Jeffrey Epstein Accused of Sexual Abuse While Serving Jail Time

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Jeffrey Epstein accuser Courtney Wild, flanked by her lawyers Stan Pottinger (left), Brad Edwards and Brittany Henderson

The financier allegedly had women come to his office while he was on work release, an attorney representing a number of his victims claimed on Tuesday.

A lawyer representing victims of Jeffrey Epstein says that he continued to abuse victims while he was serving jail time in Florida from July 2008 to July 2009.

Speaking Tuesday at a press conference in midtown Manhattan, attorney Brad Edwards says that his firm has spoken to at least one woman who visited him in his office while he was on work release in Florida.

“I don’t know that any of these visitors were underage, I do know that he was able to have visitors that were under the age of 21, and that the information that we have received from victims — including at least one who personally visited him — was that it was not for some business arrangement, and that it was for, if you were in jail, improper sexual conduct,” Edwards said.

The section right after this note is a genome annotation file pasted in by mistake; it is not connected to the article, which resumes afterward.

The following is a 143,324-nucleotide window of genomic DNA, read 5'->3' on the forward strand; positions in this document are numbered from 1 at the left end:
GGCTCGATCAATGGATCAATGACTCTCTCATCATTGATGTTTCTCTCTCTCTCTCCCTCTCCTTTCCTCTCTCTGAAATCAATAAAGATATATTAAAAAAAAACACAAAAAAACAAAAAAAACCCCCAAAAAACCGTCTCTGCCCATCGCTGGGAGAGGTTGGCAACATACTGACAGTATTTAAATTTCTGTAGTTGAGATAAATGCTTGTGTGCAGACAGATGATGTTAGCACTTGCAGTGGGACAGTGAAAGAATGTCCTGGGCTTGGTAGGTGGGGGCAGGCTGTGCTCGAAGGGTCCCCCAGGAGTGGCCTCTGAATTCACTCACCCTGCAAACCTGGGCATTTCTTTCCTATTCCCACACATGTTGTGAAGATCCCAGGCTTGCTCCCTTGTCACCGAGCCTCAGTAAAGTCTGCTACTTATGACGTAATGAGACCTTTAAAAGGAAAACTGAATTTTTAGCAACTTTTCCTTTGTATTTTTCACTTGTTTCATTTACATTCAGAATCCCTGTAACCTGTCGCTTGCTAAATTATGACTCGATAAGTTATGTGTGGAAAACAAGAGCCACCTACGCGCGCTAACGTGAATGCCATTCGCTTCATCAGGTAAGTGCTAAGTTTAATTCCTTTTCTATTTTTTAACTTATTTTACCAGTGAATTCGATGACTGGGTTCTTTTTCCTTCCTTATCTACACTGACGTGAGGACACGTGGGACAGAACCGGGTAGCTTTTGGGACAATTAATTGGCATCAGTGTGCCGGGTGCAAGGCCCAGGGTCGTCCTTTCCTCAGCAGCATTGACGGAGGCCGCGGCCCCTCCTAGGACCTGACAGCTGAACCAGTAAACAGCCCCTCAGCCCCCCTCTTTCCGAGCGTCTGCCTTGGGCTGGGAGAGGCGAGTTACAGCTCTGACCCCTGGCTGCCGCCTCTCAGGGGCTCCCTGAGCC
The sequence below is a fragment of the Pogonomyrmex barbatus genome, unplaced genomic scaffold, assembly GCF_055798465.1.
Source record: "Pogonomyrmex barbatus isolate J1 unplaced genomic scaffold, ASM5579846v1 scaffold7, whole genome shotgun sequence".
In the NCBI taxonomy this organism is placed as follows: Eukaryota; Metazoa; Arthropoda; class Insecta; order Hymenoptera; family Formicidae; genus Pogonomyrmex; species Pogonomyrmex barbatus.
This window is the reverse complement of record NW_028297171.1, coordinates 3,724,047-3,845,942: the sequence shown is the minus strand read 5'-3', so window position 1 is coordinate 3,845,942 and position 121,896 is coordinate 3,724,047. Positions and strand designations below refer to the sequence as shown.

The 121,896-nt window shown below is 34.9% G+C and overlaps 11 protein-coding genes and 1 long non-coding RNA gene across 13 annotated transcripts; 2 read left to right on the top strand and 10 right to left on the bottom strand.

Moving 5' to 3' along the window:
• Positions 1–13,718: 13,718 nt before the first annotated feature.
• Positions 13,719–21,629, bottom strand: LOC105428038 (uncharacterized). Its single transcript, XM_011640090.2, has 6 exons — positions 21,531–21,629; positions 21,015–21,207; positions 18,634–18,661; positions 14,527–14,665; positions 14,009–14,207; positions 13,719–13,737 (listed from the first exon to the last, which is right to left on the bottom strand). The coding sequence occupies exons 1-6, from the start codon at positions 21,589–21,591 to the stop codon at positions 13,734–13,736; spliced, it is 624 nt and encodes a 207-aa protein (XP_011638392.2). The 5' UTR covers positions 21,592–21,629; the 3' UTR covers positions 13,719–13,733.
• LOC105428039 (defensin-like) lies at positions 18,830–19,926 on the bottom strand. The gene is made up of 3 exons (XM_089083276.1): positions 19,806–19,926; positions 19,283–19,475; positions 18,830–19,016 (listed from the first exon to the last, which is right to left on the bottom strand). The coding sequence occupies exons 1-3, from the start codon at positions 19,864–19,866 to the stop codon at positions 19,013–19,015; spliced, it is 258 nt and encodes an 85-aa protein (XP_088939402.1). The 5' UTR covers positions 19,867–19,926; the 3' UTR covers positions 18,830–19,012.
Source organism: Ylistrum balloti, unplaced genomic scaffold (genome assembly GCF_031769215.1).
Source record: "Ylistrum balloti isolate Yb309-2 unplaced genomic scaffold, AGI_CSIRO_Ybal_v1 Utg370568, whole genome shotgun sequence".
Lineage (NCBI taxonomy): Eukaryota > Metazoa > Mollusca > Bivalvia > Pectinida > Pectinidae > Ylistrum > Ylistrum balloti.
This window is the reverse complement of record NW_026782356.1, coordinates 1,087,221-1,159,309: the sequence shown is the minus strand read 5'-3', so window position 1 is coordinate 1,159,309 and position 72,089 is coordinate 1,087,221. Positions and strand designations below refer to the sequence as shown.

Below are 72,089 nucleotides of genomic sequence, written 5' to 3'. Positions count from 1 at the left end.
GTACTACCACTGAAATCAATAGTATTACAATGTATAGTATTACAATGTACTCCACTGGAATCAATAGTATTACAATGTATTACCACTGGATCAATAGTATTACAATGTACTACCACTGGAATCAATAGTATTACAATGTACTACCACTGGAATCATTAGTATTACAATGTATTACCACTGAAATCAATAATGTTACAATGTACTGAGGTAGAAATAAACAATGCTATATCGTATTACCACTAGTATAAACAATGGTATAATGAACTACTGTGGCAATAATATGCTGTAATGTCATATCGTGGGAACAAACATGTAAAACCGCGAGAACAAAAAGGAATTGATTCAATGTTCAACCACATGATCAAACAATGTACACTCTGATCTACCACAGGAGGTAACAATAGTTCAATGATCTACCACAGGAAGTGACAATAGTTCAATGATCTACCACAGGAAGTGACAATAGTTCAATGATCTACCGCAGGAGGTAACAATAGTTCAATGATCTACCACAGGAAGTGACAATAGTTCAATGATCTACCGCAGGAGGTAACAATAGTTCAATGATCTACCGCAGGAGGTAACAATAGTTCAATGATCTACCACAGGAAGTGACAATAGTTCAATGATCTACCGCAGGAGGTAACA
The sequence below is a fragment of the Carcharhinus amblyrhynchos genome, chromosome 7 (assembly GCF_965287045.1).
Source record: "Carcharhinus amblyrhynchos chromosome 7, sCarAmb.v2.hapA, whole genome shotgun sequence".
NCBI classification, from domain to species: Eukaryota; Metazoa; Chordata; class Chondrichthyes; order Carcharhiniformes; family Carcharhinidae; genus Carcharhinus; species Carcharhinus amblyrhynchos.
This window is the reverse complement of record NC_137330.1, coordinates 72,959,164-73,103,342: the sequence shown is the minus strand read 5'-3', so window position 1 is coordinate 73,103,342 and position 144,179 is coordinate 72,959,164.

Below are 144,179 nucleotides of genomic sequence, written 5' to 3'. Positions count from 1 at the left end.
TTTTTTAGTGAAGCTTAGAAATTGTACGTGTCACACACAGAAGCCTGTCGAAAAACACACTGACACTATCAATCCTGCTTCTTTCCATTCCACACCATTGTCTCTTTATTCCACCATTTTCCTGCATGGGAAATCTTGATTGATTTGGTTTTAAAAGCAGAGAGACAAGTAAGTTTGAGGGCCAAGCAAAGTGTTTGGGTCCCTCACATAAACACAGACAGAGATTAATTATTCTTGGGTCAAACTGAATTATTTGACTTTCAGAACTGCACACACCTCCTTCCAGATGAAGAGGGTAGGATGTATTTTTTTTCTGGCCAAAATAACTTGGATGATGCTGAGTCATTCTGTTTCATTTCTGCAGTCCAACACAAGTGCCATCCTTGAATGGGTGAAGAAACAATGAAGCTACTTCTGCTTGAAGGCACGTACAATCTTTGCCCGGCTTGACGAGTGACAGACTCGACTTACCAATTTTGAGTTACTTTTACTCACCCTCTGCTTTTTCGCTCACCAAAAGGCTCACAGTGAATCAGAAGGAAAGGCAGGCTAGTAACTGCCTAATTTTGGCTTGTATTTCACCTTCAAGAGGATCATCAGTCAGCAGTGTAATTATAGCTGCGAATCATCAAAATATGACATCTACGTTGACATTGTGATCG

Edwards added that while he did not personally know of any underage visitors to Epstein’s office while he was serving time, the conduct was substantially similar to what he had engaged in before, bringing them to his office under legitimate pretenses, before pushing for sexual contact.

“What you are going to learn is that he was not sitting there conducting scientific research for the betterment of the community, but he was having office visitors, some who were flown to him from New York, and continued to engage in similar conduct literally while he was in quote unquote jail," Edwards said.

Edwards and his colleagues Stan Pottinger and Brittany Henderson also had one of Epstein’s victims in Florida, Courtney Wild, release a statement at the press conference.

“This was no surprise that Jeffrey Epstein was sexually abusing girls in New York, and as long as the victims speak up, he isn’t going to get away this time,” Wild said.

Edwards said that he believed the non-prosecution agreement signed by former Labor Secretary Alexander Acosta, who was at the time the U.S. Attorney handling the Epstein case, would ultimately be rescinded.